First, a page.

I always wanted to be a teacher, but somewhere along the way my course of study went down a different path.
My sister is a school counselor and my daughter and niece both are educators. I have many friends who have worked in the education field and most of my mentors growing up were teachers and coaches.
I still have memories of my elementary days at Green Valley. I still see Mr. Gilbert and Ms. Adams occasionally, and will never forget the booming voice of Mr. Mossler. To an elementary kid, he was like a giant of a man.
Scribner was an adjustment but I was lucky to have teachers like Teresa Bottorff-Perkins for math. And it was at Scribner where I met my second bigger-than-life figure, Mr. Jones, who always reminded me of Alabama's legendary football coach, Bear Bryant. For the record, my first bigger-than-life figure was my Dad.
At New Albany High School I was surrounded by great teachers — Herr Howard, Mr. Hall and Mr. Goerlitz — and was fortunate to have a real gentleman as my home room teacher for three years, Mr. Delph.
I have always admired those who each day work to educate our children and turn them into solid, productive citizens.
So like many of you I am interested to see what comes from today's Red for Ed Action Day at the Indiana Statehouse. More than 10,000 teachers are expected to converge on the state capital to voice their concerns over low teacher pay and other issues that affect both teachers and students.
Teachers in this state deserve better pay, there is no doubt about that. I know how much effort my sister and daughter put into their work, and how passionate they are about helping and teaching kids .... our kids. They work countless hours, and teachers regularly spend their own money for school supplies. They shouldn't have to work two and three jobs just to make ends meet.
As someone who considers himself right of center, I am all about fiscal responsibility. I am proud this state is the envy of others with a $2 billion-plus cash surplus. Without knowing what the future holds, we need cash reserves so we can weather whatever financial storms lie ahead.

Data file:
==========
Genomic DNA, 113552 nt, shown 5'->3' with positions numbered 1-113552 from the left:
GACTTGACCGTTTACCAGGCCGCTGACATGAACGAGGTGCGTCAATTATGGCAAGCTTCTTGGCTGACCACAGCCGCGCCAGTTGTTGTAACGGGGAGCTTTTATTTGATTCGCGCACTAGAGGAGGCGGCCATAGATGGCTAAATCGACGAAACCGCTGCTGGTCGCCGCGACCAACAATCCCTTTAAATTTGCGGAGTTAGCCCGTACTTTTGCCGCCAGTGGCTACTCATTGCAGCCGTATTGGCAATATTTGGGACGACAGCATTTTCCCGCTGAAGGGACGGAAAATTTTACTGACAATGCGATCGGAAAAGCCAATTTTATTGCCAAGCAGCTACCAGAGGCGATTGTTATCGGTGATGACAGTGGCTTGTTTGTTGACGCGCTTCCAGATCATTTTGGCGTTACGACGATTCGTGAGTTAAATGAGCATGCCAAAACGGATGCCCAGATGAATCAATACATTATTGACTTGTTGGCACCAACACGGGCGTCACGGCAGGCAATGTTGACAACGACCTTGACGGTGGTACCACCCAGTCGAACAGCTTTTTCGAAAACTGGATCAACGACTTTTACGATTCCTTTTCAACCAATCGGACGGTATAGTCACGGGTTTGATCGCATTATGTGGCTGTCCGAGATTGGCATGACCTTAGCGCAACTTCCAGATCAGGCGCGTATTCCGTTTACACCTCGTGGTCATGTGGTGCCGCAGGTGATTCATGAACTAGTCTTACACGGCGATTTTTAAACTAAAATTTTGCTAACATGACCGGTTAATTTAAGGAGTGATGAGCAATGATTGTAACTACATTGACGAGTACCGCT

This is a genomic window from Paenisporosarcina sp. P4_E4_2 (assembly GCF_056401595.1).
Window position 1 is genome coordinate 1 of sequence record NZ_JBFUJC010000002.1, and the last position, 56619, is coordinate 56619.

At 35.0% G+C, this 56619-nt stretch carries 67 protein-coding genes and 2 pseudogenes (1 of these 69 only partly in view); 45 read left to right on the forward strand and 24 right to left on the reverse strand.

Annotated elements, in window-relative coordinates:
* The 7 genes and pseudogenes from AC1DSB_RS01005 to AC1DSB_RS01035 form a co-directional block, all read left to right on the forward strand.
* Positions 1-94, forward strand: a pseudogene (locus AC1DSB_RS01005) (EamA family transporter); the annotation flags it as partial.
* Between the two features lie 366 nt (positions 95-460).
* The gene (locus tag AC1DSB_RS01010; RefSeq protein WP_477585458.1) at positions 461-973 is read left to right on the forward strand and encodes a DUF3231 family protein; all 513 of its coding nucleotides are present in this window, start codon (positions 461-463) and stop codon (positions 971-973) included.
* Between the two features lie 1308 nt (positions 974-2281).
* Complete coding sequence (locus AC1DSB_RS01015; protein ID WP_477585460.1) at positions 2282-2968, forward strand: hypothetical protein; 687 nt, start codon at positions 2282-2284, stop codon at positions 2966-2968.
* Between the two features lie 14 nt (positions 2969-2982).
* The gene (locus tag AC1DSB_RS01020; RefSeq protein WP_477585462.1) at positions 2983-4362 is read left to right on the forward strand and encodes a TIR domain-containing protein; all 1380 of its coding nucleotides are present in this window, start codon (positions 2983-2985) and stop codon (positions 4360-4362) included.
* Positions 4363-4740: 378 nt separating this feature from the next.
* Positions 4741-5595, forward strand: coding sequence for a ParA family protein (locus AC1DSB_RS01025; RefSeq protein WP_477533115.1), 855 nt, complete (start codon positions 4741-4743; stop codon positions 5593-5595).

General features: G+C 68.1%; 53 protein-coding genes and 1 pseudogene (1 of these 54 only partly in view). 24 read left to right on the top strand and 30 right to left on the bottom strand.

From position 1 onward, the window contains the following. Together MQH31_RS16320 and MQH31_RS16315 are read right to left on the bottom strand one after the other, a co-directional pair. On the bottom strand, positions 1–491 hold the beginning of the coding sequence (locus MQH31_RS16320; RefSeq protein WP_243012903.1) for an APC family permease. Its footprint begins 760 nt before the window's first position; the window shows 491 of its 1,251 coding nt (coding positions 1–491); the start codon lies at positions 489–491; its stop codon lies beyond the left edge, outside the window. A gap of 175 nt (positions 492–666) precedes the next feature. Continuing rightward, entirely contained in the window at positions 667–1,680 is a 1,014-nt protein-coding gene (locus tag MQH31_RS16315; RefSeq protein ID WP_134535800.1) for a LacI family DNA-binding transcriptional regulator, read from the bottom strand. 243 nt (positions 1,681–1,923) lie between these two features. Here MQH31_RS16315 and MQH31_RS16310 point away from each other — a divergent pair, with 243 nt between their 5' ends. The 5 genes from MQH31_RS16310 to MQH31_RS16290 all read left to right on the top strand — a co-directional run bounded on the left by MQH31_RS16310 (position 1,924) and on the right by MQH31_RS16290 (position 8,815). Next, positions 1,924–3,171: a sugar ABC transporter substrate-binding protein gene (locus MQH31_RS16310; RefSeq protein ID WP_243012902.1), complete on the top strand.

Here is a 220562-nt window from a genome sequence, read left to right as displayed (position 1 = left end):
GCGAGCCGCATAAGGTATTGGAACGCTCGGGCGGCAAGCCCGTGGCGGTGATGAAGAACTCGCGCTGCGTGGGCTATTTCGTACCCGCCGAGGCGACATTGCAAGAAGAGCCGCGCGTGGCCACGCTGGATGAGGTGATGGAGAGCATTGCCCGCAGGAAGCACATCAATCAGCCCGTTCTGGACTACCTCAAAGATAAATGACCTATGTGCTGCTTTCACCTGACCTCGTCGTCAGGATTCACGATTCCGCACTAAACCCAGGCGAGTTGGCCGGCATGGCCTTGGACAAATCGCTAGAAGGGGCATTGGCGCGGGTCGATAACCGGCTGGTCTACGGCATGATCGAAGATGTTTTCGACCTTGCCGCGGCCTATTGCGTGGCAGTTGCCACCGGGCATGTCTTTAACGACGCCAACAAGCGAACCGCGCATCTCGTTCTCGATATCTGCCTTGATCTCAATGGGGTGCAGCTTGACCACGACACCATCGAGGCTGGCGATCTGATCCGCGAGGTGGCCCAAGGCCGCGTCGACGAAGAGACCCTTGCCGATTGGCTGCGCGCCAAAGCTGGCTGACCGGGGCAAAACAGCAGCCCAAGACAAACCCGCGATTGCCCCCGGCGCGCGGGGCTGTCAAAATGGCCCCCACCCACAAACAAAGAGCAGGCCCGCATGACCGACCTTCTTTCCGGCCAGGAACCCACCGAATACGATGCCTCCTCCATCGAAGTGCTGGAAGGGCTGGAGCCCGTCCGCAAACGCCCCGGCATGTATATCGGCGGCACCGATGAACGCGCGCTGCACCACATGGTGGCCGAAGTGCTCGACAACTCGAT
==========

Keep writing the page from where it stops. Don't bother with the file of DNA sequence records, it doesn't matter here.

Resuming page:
But it's time to let go of some of that surplus to make sure we can attract and keep the best teachers. We not only want this state to be on solid financial ground, but also to provide the best public education in the Midwest and beyond.
Teachers aren't looking to get rich, they just want to make a decent wage for the job they do, which is educating our future generation. I know there are always people who work multiple jobs, for whatever reason, and I admire those folks. What I am talking about is a professional educator needs to be paid as a professional educator.
And for some reason our state education system is obsessed with the yearly standardized test. I know tests are needed to gauge students' achievement, but teacher pay and school grades should not be based solely on these yearly exams. Some kids get no parental support and come to school with plenty of baggage. We can't blame teachers or give them bad evaluations based on a yearly multiple choice test. There are so many factors at play.
The Red for Ed event is a good way to draw attention to the plight of teachers' pay, not to mention other issues they deal with daily. We need good teachers in this state, ones who teach for decades and come to work each day feeling appreciated.
Looking back, I can't imagine not having a Jim Dickman or a Norris Delph to talk to each day, or a guy like Darrell Jones, who was not only the gym teacher, but also provided a needed side of toughness to his curriculum.
Think about the legendary teachers in your life and what it would have been like to go through school without having those stable and motivational figures. I just wrote about one last week, Alice Ranck Hettle, who touched so many lives in her 30-plus years teaching Latin at New Albany High School. Following her death, so many of her former students wrote about their admiration and love for her on Facebook, and the impact she had on them as students. It was really overwhelming to see so many express their feelings about their beloved Ms. Ranck.
My hope is that children today will be able to write about their Ms. Ranck in the years to come ... maybe they will share memories about my daughter, sister or niece. That is what it is all about, remembering those who gave so much to us in the classroom, on the theater stage or athletic field. Their impact can be felt for a lifetime.
— Contact Assistant Editor Chris Morris at firstname.lastname@example.org and 812-206-2155.